Video games are thought of as mostly fun virtual experiences. Can playing video games be a meaningful experience too? What’s the difference between fun and meaningful gaming?
We can all agree that video games are fun. It’s fun to beat your opponent in a game of Mario Kart. It’s fun to win a Battle Royale in Fortnite. It’s fun to build your own virtual world in Roblox. These experiences may be more enjoyable to some than others, sure (my kids will always get far more enjoyment out of decorating their virtual digs in Roblox than I will, no contest), but almost anyone who sits down and spends time gaming on any platform will enjoy the experience.
But can video games being meaningful exerpiences, too? Beyond spending time with a video game mindlessly clicking away or working to a single goal such as beating your opponent or the game, can games illicit stronger feelings or a deeper satisfaction than we typically give them credit for.
Video games as fun experiences
Researchers, actually, answer this question with a resounding yes. In 2016, researchers at Butler University took a deeper dive into the world of video games to try and understand the connection gamers form with their online experiences.
Video games, when they were first introduced, were generally meant to be purely entertaining. As a kid, you may have played Pac-Man and thoroughly enjoyed levelling up each time you made it through the maze without running into a ghost, but you may be wondering how you could deduce anything meaningful from that game play. You likely didn’t form any sort of meaningful connection to the game, you were simply playing to beat another player’s high score.
The same study notes that, in games such as Grand Theft Auto, it might also be hard to make a meaningful connection because the narrative is written in a way that prohibits you from doing so. In Grand Theft Auto, you engage in raucous behavior and win by stealing and destroying. Fun? Probably so, for many players. Meaningful? Well, hopefully not.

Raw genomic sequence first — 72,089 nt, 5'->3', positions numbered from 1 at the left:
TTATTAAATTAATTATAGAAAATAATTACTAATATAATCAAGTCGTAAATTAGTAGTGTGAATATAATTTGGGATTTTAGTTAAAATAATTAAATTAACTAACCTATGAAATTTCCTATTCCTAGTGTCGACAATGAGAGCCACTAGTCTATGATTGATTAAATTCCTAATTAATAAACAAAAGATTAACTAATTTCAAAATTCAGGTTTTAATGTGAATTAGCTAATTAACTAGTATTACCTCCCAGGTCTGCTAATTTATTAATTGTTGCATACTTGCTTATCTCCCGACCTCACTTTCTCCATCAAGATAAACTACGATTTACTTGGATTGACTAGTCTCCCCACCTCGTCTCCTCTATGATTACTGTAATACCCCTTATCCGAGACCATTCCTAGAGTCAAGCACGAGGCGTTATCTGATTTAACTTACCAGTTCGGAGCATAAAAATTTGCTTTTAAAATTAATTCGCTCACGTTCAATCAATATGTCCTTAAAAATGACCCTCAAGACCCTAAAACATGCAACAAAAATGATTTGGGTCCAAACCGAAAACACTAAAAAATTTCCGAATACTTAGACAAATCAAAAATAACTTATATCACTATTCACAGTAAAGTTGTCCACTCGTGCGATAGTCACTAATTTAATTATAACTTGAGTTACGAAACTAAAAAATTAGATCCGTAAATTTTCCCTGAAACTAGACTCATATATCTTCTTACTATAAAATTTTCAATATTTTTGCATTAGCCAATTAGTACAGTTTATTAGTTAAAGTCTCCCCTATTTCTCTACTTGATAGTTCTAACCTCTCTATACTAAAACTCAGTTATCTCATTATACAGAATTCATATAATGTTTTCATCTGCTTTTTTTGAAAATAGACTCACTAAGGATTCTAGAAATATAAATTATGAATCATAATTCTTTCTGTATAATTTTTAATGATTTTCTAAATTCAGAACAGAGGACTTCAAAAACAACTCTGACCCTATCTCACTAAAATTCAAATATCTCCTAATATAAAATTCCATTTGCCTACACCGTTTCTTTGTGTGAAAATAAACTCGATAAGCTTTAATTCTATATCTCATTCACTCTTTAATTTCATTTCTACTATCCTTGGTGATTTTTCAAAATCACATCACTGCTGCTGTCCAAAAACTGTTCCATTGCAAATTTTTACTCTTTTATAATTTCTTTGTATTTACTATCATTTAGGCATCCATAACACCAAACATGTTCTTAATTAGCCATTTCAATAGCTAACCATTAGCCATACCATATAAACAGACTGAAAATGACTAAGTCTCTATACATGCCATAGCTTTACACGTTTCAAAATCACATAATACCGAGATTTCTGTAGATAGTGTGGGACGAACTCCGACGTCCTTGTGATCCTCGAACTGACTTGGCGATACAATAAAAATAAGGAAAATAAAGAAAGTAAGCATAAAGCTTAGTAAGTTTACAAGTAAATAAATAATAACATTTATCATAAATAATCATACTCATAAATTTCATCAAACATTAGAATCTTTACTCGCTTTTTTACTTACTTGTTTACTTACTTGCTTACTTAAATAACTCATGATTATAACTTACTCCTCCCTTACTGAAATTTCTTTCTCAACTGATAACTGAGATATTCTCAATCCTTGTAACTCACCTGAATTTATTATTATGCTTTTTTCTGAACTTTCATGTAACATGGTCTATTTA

Video games as meaningful experiences
Video games, like all media though, have evolved significantly since their inception. While there are still games you can play that are meant to be purely entertaining, there are more and more games these days that are meant to incite more meaningful play. The Butler study notes that, so often in today’s popular video games, the games “most often simulate being a character rather than simply viewing a character.”
Indeed, today’s games have more complexity and immersion than their predecessors. In games such as World of Warcraft, the gamer becomes the character, and embarks on a journey to become the best in the game. In these types of video games, when a gamer “becomes” the in-game character, they may feel more immersed in the game. Sometimes, a gamer is faced with a moral decision to make when gaming, or a player might watch another player with whom they have a connection die in the game. These sorts of experiences can invoke a deep emotional response in the player in real life, causing the experience to be more meaningful than a simple game of Pac-Man might.
So often, when we do things such as read books or watch movies, we simply watch a character make decisions and then watch that person deal with the fall out. Although it may invoke an emotional response, the viewer isn’t deeply imbedded in the plotline because they weren’t part of the decision the character made to bring them to some crucial point. In meaningful video game play, however, the player made the decision to get the on-screen player to the point they are at. Video gamers can be more invested in the on-screen action because they directly made the choices for the character that brought them to a crucial point.
Meaningful video game play vs. fun video game play
Video game play can most certainly be fun but not meaningful, and it could also be meaningful but not fun, if a favorite player dies or a difficult decision must be made. But what is the benefit to each type of game play?
Overall, there are many benefits to playing video games. From increased cognitive functioning to better mental focus, video gaming can be a good thing for kids and adults. While it is important to find a balance between physical activity and gaming activity, there are most certainly benefits to both!